Nov. 19, 2019 —
Publicly Released: November 21, 2019
The objective of this audit was to determine whether the Navy and the Defense Logistics Agency (DLA) identified and obtained spare parts that the Navy needed to meet F/A‑18 E/F Super Hornets (Super Hornets) readiness requirements.
The Super Hornet is a fighter and attack aircraft that provides escort and fleet air defense, as well as offensive capabilities. The aircraft can target enemy fighter aircraft and attack ground and surface targets. When we selected our nonstatistical sample in April 2018, the Navy had 542 Super Hornets assigned to training, test and evaluation, and strike fighter squadrons.
A spare part is an item purchased for replacement, replenishment of stock or for use in the maintenance, overhaul, and repair of equipment, such as aircraft. The Naval Air Systems Command, the Naval Supply Systems Command, and the DLA work together to maintain the spare parts for the Navy’s fleet of Super Hornets.
The spare parts we focused on in this report were identified by the Navy as critical spare parts that if missing or non‑functional would result in the failure of a system to perform a required function. We reviewed a nonstatistical sample of 5 of 20 critical spare parts that directly impact the mission capability of Super Hornets.
The five critical spare parts that we reviewed were the generator converter unit, multipurpose color display replacement, advanced targeting forward looking infrared electro‑optical sensor unit, communication antenna, and rudder actuator.
For the five critical spare parts that we reviewed, the Navy and the DLA identified the quantity of those five parts that the Navy needed to maintain the operational readiness of the Super Hornet fleet. However, Navy and DLA officials could not obtain the quantity needed to satisfy current demand and fill backorders.
Our review of the five critical spare parts identified specific causes contributing to the backorders:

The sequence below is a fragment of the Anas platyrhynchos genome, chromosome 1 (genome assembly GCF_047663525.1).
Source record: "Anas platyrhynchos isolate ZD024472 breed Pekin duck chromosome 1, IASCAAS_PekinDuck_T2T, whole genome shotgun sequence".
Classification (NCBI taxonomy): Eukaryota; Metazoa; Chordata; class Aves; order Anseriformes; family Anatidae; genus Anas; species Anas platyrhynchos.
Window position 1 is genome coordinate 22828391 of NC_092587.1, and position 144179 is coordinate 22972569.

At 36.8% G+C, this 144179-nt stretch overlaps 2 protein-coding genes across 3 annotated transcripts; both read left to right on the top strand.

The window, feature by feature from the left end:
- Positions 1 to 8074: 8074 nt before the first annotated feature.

- obsolete materials that are no longer made or available for purchase;
- manufacturing delivery and repair delays; and
- the Navy’s lack of technical data used in producing or repairing spare parts.
Had Navy officials performed an overall independent logistics assessment as required for the Super Hornet Program between 2000 and 2018, the Navy would have identified causes for the deficiencies in obtaining spare parts and given the Navy the information needed to develop plans to correct the deficiencies.
In addition, F/A‑18 E/F Program Office (PMA‑265) officials stated that a lack of sustainment funding contributed to the difficulties with obtaining spare parts. However, officials from the Chief of Naval Operations office stated that PMA‑265 received reduced funding because PMA‑265 officials had under‑executed its budget and naval aviation sustainment budgets were all reduced. For example, from FYs 2013 through 2016 PMA‑265 requested more funding for sustainment than it received. Specifically, PMA‑265 requested between $193.6 and $311.5 million and received between $85.2 and $136.3 million.
As a result, Navy officials had cannibalized aircraft to obtain needed spare parts—removed working parts from an aircraft and installing those parts on a second aircraft to make the second aircraft operational. Therefore, each act of cannibalization increased the risk of damage to the aircraft or part, including:
- the maintainer breaking the part during removal or reinstallation, and
- corrosion from sections of the aircraft being removed and exposed to the elements during cannibalization or while awaiting a new part.